We knew about this facility in Timisoara, Romania, and probably wrote about it before, but this is just one more piece in understanding the UN pipeline of Muslims to America and the West. Where are they picking up these “refugees”—some from Yemeni jails!
Mohamed is going into the welcoming bosom of Catholic Charities, now (since 2010) the only resettlement agency in Iowa. Will he be resettled in Des Moines where he will add to “Iowa’s cultural tapestry.”
TIMISOARA, Romania, 15 August (UNHCR) – After almost two years in a harsh desert camp on the Egyptian-Libyan border, Mohamed arrived in Timisoara’s Emergency Transit Centre. Although the ETC is only a temporary stop while Mohamed, a 28-year-old Sudanese, and other refugees await moves to new homes in other countries, it is a welcome santuary.
“I was so happy to get here,” said Mohamed, a former veterinary student forced to leave his family behind in the war-torn Darfur region of Sudan. “I felt safe! There is water, food and a peaceful place to sleep.” [Sure, he was probably coached to say a profession that would soften up Americans—a vet—my foot!—-And, besides as a Muslim aggressor, this Mohamed was part of the reason there is war in Darfur—ed]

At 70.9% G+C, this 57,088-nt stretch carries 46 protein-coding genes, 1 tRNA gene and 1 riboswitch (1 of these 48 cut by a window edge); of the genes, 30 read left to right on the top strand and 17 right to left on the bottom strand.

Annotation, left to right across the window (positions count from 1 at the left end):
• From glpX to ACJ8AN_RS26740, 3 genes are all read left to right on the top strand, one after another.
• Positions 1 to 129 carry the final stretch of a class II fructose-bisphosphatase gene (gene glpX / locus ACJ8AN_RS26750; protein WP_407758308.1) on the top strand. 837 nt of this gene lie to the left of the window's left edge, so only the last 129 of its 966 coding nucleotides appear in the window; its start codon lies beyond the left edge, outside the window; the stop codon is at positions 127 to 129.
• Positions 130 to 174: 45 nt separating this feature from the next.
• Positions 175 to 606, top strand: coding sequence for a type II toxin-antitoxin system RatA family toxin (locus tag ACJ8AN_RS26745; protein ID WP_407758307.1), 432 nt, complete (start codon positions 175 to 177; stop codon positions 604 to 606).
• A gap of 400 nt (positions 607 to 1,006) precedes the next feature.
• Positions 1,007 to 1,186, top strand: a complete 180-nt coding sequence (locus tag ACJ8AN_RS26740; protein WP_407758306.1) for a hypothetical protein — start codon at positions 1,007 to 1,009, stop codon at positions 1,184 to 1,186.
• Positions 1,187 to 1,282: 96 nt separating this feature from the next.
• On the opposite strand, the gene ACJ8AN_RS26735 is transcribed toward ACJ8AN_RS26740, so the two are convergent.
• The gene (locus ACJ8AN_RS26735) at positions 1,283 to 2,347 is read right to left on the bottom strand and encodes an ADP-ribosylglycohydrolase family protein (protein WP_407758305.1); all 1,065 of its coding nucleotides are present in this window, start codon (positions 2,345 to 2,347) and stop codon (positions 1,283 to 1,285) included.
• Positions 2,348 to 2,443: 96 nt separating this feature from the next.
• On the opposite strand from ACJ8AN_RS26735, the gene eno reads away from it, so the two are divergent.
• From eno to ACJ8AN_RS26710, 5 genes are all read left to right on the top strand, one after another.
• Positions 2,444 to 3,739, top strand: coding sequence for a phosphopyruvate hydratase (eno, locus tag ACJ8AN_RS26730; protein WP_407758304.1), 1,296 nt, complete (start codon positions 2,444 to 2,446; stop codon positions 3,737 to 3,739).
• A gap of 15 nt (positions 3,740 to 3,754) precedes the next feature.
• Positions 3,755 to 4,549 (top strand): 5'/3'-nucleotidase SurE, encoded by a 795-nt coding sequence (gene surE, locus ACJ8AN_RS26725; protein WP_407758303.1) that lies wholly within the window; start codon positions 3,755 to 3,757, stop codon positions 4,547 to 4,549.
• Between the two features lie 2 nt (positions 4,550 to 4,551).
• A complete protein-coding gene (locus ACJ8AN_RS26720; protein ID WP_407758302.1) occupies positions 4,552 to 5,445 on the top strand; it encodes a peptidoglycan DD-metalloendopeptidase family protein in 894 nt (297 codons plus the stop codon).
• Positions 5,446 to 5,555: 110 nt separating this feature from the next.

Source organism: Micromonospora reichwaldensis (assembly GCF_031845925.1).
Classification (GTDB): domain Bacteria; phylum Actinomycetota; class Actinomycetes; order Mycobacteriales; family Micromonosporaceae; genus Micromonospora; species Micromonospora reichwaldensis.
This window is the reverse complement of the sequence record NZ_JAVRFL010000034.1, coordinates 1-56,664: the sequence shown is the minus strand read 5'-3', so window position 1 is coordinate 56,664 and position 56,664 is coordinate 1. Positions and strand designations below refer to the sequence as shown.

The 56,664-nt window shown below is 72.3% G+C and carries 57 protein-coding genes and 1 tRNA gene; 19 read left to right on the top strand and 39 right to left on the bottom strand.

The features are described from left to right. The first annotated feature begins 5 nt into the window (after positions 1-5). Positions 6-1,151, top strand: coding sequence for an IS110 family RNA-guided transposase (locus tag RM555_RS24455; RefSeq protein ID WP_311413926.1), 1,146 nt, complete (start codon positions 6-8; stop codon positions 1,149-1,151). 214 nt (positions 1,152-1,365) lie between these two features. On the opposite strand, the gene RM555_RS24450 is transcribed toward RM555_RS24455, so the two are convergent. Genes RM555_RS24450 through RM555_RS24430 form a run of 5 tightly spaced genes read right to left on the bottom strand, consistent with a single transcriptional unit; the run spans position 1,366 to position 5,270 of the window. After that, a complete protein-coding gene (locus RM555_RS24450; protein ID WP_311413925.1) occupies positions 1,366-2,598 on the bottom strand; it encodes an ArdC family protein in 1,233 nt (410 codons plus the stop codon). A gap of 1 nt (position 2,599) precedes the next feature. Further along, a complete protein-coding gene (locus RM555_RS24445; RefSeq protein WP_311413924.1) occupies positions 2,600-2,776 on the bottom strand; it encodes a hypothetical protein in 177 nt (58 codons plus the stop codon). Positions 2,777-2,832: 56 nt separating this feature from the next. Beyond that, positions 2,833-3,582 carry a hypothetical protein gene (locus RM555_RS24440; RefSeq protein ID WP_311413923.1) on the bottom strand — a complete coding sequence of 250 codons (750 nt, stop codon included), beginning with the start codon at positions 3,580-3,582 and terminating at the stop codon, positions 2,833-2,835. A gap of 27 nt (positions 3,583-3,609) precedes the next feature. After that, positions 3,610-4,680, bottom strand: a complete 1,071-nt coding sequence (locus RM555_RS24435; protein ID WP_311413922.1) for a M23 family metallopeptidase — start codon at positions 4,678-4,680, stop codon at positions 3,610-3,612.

Timisoara gives refugees more than life’s necessities. Mohamed now attends UNHCR-funded English classes in preparation for his imminent resettlement to the U.S. state of Iowa.
The ETC is a safe-haven where refugees are assured six-months protection while they complete the procedures necessary for resettlement, including interviews with officials from countries accepting them; providing photographs and fingerprints; undergoing medical checks and psychological counselling; and learning the languages of their new homes.
A former prisoner in Yemen, Ali Osman, is going to Finland:
Ali Osman, a 20-year-old Eritrean, spent two terrifying years in a Yemeni jail with other Eritreans for illegal entry before UNHCR was able to gain their release. “I was in prison with murderers,” Ali said as he headed to a Finnish class to prepare for a new life in the Nordic country.
Photo is from this story in 2009.